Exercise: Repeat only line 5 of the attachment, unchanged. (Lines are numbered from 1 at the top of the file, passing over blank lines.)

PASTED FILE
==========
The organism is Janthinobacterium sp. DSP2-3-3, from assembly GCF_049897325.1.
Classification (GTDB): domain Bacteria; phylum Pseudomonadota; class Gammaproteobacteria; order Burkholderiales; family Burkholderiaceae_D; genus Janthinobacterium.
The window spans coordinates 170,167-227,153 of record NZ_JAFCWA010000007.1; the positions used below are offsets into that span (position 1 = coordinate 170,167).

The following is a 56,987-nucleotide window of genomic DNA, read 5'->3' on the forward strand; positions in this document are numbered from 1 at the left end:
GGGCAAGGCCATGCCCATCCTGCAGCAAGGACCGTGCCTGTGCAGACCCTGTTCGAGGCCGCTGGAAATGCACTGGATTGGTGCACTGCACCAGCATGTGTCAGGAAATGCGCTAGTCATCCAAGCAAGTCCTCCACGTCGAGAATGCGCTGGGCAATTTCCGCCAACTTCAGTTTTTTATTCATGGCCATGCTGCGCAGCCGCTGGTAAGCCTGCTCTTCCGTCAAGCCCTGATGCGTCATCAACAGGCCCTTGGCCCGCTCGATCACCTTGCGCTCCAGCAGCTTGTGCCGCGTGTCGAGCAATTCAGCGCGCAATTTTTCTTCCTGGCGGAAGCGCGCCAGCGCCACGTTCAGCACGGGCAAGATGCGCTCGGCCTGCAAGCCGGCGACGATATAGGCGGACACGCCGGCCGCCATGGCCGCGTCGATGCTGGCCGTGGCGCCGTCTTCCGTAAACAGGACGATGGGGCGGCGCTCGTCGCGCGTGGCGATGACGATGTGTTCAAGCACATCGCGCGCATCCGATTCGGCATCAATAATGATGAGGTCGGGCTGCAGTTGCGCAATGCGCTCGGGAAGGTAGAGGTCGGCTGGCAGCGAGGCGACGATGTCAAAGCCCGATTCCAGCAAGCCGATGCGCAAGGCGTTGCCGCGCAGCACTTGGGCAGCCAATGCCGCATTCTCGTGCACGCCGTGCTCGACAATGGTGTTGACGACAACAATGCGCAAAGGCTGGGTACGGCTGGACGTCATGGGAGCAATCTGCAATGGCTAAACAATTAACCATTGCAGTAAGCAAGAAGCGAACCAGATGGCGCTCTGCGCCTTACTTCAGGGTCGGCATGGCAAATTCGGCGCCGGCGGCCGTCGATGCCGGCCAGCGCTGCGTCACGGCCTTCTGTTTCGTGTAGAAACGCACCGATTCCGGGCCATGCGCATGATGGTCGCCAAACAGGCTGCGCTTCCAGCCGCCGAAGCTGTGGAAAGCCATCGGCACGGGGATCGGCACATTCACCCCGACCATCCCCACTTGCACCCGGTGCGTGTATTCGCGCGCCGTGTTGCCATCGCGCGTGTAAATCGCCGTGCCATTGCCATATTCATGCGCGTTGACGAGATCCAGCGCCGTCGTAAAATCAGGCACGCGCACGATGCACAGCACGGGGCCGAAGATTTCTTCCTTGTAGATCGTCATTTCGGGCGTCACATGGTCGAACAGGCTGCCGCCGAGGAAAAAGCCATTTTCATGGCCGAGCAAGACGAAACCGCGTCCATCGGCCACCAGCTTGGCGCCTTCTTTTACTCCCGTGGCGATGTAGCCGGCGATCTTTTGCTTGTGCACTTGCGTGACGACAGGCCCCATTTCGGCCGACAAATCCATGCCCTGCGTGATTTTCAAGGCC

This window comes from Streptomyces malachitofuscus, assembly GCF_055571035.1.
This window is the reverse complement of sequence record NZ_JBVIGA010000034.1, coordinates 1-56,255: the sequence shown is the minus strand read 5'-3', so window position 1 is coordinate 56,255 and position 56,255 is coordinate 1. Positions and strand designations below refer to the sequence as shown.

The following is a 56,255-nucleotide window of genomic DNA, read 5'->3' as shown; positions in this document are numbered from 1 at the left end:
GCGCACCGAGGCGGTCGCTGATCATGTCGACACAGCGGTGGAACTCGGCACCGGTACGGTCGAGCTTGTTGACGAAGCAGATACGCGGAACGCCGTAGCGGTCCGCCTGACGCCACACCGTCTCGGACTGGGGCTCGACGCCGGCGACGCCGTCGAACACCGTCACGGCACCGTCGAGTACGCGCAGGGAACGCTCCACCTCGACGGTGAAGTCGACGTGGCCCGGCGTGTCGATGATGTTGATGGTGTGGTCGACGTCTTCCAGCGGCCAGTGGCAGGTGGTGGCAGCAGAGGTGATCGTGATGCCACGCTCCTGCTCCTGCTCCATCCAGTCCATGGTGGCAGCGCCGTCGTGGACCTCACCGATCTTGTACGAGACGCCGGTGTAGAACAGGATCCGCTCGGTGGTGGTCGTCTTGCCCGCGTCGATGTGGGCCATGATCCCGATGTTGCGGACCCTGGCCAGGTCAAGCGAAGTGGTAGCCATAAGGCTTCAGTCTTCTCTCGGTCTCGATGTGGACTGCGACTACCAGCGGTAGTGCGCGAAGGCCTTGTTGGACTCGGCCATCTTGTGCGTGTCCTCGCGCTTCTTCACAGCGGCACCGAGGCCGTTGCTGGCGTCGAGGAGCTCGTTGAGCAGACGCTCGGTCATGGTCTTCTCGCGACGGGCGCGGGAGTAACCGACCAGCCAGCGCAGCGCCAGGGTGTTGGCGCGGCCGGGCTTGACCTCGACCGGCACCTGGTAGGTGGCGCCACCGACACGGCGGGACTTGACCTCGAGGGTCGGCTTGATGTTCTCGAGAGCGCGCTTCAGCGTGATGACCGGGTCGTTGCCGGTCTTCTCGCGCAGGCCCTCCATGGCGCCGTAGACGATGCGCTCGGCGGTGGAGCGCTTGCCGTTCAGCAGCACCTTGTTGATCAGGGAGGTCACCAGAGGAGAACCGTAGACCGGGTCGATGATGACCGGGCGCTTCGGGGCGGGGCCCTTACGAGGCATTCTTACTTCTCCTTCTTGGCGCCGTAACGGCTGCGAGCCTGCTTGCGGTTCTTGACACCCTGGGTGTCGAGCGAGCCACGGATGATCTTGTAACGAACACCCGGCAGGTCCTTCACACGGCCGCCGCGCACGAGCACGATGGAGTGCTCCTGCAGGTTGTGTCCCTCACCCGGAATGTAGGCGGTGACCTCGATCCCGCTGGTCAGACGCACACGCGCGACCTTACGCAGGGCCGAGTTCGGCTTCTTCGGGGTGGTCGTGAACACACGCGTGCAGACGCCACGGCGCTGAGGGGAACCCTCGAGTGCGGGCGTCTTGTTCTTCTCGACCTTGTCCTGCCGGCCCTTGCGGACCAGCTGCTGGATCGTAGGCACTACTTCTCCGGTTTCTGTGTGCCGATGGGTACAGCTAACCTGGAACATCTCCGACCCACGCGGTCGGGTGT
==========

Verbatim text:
GGGCAAGGCCATGCCCATCCTGCAGCAAGGACCGTGCCTGTGCAGACCCTGTTCGAGGCCGCTGGAAATGCACTGGATTGGTGCACTGCACCAGCATGTGTCAGGAAATGCGCTAGTCATCCAAGCAAGTCCTCCACGTCGAGAATGCGCTGGGCAATTTCCGCCAACTTCAGTTTTTTATTCATGGCCATGCTGCGCAGCCGCTGGTAAGCCTGCTCTTCCGTCAAGCCCTGATGCGTCATCAACAGGCCCTTGGCCCGCTCGATCACCTTGCGCTCCAGCAGCTTGTGCCGCGTGTCGAGCAATTCAGCGCGCAATTTTTCTTCCTGGCGGAAGCGCGCCAGCGCCACGTTCAGCACGGGCAAGATGCGCTCGGCCTGCAAGCCGGCGACGATATAGGCGGACACGCCGGCCGCCATGGCCGCGTCGATGCTGGCCGTGGCGCCGTCTTCCGTAAACAGGACGATGGGGCGGCGCTCGTCGCGCGTGGCGATGACGATGTGTTCAAGCACATCGCGCGCATCCGATTCGGCATCAATAATGATGAGGTCGGGCTGCAGTTGCGCAATGCGCTCGGGAAGGTAGAGGTCGGCTGGCAGCGAGGCGACGATGTCAAAGCCCGATTCCAGCAAGCCGATGCGCAAGGCGTTGCCGCGCAGCACTTGGGCAGCCAATGCCGCATTCTCGTGCACGCCGTGCTCGACAATGGTGTTGACGACAACAATGCGCAAAGGCTGGGTACGGCTGGACGTCATGGGAGCAATCTGCAATGGCTAAACAATTAACCATTGCAGTAAGCAAGAAGCGAACCAGATGGCGCTCTGCGCCTTACTTCAGGGTCGGCATGGCAAATTCGGCGCCGGCGGCCGTCGATGCCGGCCAGCGCTGCGTCACGGCCTTCTGTTTCGTGTAGAAACGCACCGATTCCGGGCCATGCGCATGATGGTCGCCAAACAGGCTGCGCTTCCAGCCGCCGAAGCTGTGGAAAGCCATCGGCACGGGGATCGGCACATTCACCCCGACCATCCCCACTTGCACCCGGTGCGTGTATTCGCGCGCCGTGTTGCCATCGCGCGTGTAAATCGCCGTGCCATTGCCATATTCATGCGCGTTGACGAGATCCAGCGCCGTCGTAAAATCAGGCACGCGCACGATGCACAGCACGGGGCCGAAGATTTCTTCCTTGTAGATCGTCATTTCGGGCGTCACATGGTCGAACAGGCTGCCGCCGAGGAAAAAGCCATTTTCATGGCCGAGCAAGACGAAACCGCGTCCATCGGCCACCAGCTTGGCGCCTTCTTTTACTCCCGTGGCGATGTAGCCGGCGATCTTTTGCTTGTGCACTTGCGTGACGACAGGCCCCATTTCGGCCGACAAATCCATGCCCTGCGTGATTTTCAAGGCC